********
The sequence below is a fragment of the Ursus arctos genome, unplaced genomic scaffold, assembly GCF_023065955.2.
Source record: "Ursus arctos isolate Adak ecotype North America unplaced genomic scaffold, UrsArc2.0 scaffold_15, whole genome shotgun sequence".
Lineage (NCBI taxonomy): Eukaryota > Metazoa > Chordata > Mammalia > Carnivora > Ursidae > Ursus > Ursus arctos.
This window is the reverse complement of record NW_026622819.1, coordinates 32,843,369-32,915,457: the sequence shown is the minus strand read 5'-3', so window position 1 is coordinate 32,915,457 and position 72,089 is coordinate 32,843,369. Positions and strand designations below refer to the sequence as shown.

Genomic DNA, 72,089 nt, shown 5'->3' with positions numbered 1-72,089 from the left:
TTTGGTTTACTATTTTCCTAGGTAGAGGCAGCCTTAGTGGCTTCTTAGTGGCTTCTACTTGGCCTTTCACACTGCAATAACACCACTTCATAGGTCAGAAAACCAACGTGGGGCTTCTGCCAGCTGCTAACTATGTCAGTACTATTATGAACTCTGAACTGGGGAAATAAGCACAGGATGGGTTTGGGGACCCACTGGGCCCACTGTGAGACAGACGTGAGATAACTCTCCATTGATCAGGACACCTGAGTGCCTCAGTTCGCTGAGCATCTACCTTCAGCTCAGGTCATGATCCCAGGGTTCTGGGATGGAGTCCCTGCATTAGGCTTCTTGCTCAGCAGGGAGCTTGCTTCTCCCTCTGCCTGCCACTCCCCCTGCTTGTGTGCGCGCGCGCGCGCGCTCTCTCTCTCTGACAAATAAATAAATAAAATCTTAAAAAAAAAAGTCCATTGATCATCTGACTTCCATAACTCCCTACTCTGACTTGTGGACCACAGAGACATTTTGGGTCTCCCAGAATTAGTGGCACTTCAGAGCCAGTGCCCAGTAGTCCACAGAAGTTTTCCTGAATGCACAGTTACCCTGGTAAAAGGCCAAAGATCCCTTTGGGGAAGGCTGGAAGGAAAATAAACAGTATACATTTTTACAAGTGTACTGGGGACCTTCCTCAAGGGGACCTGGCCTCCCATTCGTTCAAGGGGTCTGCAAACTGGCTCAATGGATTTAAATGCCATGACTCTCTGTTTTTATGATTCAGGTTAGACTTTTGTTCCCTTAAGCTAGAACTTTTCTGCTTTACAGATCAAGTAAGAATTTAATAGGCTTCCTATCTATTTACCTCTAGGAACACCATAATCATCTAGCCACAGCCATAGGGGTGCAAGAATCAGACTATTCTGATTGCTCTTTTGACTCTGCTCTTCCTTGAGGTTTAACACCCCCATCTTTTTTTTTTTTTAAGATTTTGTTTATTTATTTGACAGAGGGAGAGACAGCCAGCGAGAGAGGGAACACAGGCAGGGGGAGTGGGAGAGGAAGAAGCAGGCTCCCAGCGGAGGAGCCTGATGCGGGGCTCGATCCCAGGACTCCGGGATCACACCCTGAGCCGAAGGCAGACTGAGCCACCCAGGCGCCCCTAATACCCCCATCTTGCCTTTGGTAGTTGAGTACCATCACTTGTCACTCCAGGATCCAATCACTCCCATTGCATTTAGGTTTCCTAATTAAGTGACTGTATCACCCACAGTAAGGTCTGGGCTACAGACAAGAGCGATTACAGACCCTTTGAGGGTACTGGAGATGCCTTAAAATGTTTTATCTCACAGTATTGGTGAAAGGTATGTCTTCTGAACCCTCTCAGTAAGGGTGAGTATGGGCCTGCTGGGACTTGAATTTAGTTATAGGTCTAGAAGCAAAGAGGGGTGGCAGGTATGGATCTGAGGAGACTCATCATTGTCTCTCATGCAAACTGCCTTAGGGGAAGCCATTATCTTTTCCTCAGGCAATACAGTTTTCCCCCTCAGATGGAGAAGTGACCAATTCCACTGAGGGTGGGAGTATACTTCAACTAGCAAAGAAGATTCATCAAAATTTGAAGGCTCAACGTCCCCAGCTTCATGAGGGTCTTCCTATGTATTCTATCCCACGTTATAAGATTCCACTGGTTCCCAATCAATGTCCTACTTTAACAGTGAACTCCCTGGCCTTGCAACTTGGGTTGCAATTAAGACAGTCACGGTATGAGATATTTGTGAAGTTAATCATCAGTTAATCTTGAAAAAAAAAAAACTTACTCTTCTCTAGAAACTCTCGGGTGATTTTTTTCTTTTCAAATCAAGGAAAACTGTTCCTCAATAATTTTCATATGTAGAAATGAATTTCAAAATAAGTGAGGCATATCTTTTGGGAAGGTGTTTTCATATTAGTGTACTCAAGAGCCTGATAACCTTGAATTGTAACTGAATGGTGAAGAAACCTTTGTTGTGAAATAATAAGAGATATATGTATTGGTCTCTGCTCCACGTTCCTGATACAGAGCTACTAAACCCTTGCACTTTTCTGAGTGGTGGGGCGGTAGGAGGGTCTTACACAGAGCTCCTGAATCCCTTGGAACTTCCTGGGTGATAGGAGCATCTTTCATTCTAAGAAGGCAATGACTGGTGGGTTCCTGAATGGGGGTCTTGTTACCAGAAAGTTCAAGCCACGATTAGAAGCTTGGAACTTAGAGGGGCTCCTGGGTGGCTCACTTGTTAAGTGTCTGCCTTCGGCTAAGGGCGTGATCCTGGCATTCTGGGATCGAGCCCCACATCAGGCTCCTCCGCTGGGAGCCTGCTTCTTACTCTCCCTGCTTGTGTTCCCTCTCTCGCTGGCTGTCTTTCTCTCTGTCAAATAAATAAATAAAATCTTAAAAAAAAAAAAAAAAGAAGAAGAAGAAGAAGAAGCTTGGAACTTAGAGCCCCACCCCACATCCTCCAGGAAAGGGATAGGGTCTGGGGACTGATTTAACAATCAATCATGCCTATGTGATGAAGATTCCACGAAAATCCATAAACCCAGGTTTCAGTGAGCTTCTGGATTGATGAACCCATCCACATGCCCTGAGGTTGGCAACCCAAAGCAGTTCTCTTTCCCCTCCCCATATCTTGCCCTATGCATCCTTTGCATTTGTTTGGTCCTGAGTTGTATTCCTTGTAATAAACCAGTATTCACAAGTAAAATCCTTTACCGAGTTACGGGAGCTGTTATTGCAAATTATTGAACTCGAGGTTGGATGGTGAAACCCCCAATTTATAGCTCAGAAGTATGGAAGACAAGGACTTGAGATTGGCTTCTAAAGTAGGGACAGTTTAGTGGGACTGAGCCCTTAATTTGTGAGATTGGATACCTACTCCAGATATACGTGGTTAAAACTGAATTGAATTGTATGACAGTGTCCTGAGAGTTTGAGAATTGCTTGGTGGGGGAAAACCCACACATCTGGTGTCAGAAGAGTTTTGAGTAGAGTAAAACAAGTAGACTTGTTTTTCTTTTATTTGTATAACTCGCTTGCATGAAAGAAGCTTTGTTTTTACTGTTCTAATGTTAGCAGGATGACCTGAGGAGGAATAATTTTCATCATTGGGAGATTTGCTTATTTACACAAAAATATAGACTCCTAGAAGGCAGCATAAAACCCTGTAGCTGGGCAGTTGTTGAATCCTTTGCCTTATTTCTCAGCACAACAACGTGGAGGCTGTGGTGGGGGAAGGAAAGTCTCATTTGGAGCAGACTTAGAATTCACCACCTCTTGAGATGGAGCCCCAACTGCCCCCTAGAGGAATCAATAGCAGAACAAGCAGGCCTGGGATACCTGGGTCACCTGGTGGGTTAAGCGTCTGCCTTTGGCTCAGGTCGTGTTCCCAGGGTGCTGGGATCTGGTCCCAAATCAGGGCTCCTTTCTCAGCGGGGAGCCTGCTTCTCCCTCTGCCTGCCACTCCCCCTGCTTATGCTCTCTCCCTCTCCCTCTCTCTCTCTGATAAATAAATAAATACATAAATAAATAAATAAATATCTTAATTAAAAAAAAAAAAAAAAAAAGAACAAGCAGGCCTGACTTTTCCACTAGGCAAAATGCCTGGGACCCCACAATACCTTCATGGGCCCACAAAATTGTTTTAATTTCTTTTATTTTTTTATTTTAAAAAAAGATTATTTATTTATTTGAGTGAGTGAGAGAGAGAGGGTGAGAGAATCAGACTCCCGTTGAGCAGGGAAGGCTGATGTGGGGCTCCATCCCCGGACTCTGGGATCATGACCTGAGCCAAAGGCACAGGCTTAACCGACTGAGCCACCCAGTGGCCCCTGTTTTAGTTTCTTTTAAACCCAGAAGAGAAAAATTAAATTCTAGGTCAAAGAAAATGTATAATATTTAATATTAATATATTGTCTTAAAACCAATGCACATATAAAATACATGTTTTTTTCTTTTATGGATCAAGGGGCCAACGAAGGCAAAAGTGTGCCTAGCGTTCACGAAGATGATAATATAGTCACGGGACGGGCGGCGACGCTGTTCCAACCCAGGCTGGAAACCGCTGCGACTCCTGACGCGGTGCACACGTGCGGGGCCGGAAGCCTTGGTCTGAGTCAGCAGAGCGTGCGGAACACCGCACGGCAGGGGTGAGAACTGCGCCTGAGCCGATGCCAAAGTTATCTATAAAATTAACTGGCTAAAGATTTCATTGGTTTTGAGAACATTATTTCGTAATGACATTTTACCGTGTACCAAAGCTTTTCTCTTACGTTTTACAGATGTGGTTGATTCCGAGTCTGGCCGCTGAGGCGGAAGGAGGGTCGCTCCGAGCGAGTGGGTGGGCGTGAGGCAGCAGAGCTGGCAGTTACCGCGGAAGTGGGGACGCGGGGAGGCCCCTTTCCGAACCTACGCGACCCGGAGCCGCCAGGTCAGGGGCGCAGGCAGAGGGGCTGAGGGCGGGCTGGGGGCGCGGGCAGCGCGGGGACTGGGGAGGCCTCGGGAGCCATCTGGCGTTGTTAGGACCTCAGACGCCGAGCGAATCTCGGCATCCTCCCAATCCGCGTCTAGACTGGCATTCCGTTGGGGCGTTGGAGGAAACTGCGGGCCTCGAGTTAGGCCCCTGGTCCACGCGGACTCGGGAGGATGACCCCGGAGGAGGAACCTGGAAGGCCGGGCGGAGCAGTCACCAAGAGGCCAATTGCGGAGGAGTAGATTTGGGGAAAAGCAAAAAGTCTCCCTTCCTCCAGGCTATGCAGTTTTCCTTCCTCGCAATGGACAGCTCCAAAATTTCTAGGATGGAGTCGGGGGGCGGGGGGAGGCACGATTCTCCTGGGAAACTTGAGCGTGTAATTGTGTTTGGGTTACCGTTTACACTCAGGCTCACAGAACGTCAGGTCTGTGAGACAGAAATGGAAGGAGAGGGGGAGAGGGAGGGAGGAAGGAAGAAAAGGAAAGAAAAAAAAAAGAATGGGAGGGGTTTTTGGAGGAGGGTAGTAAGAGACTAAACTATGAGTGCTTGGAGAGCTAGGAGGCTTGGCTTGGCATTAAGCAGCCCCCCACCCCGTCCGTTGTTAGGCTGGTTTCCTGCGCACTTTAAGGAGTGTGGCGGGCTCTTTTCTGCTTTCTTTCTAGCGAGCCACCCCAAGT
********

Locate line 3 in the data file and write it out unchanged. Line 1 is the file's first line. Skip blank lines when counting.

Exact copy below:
Lineage (NCBI taxonomy): Eukaryota > Metazoa > Chordata > Mammalia > Carnivora > Ursidae > Ursus > Ursus arctos.